"Turkey does not deserve this image," Aksoy said at the same news conference where Baykam gave his speech. "We will turn into the Taliban in the eyes of world art lovers and democratic society."

In his address, Baykam compared the monument's demise to the Islamic militia's destruction of the ancient Buddha statues in Afghanistan in 2001. A flamboyant figure, Baykam has close ties to the Republican People's Party, a champion of the secular order forged by Mustafa Kemal Ataturk, who led Turkey to independence in 1923 and has railed against Islamic influence in politics.

After Monday's attack, Baykam received emergency surgery. Both he and his assistant Tugba Kurtulmus, who was also wounded in the attack, were removed from intensive care Tuesday. They were expected to stay in hospital for least four or five days, according to Turkey's Anatolia news agency.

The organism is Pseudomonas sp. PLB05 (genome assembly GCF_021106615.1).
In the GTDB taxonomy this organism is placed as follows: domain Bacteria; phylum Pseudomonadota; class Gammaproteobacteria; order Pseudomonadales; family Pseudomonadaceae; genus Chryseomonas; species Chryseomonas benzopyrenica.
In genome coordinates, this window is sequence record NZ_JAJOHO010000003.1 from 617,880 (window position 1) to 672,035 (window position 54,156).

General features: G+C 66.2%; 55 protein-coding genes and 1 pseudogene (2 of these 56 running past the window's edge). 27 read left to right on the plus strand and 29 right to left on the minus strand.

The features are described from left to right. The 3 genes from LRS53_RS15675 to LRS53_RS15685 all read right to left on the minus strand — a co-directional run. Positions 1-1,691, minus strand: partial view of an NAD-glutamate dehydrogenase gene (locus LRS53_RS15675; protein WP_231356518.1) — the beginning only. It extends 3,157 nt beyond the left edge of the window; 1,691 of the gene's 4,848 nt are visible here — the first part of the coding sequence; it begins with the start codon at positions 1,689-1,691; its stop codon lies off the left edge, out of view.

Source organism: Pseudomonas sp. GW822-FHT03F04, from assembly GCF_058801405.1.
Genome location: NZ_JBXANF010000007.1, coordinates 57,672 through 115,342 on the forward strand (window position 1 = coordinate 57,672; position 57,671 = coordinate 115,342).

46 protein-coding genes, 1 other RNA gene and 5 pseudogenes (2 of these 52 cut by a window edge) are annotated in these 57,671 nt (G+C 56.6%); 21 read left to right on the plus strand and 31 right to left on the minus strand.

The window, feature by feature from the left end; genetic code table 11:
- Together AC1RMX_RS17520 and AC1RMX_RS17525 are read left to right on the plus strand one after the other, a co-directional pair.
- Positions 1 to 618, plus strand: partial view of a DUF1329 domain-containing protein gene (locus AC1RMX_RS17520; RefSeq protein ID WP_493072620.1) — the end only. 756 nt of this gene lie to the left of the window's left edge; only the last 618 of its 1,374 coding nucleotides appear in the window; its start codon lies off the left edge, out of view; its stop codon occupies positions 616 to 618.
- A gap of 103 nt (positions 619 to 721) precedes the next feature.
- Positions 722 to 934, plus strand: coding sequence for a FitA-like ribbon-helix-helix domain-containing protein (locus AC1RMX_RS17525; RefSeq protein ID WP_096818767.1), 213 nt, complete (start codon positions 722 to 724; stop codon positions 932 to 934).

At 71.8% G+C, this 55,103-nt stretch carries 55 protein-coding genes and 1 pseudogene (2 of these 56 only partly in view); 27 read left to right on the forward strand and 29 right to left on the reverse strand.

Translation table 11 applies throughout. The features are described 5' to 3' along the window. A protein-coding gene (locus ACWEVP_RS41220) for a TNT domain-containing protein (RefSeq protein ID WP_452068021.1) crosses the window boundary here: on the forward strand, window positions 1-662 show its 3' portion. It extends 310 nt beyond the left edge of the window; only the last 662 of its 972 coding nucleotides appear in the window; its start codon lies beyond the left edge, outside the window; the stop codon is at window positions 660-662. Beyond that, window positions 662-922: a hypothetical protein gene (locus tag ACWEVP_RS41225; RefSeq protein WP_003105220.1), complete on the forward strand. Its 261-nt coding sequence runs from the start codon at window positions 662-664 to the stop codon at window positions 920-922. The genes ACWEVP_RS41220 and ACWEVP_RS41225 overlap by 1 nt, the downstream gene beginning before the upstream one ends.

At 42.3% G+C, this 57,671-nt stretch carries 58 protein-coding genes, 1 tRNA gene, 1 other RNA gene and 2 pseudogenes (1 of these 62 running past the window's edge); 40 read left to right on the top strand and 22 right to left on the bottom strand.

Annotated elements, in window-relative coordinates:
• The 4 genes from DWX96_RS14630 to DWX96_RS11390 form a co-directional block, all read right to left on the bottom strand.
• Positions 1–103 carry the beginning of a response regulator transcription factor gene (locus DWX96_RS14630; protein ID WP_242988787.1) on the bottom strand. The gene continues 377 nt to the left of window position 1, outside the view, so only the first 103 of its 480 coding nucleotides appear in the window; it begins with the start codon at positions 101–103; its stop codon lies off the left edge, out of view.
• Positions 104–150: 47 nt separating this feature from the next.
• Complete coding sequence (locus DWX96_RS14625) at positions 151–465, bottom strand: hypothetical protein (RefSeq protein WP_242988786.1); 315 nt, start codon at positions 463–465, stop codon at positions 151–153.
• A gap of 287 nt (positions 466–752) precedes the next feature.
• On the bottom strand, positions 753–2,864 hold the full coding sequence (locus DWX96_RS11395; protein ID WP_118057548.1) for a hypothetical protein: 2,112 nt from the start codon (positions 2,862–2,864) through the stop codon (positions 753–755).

Hurriyet newspaper said the alleged attacker, 35-year-old Mehmet Celikel, surrendered Monday evening. Authorities were investigating whether he is mentally ill.

"I cannot stand Bedri Baykam," Hurriyet quoted him as saying. "That's why I stabbed him. I don't like his opinions."

There has been speculation about whether the attacker was operating on his own or had been directed to do so. In addition, theories swirled about whether the attack was in retaliation for Baykam's anti-government views, or an act of provocation intended to stir opposition resolve ahead of the elections.

Turkish-Armenian reconciliation is deeply unpopular among hard-line nationalists in Turkey and Baykam has not been known for promoting it until now, but the monument controversy appeared to serve his anti-government agenda as well as his commitment to artistic expression.

Defne Ayas, an international curator who has represented many Turkish artists, described Baykam as a "relentless promoter of Turkish ultra-secularism" whose views seemed somewhat outdated to "progressive intellectual circles" and the younger, contemporary art scene.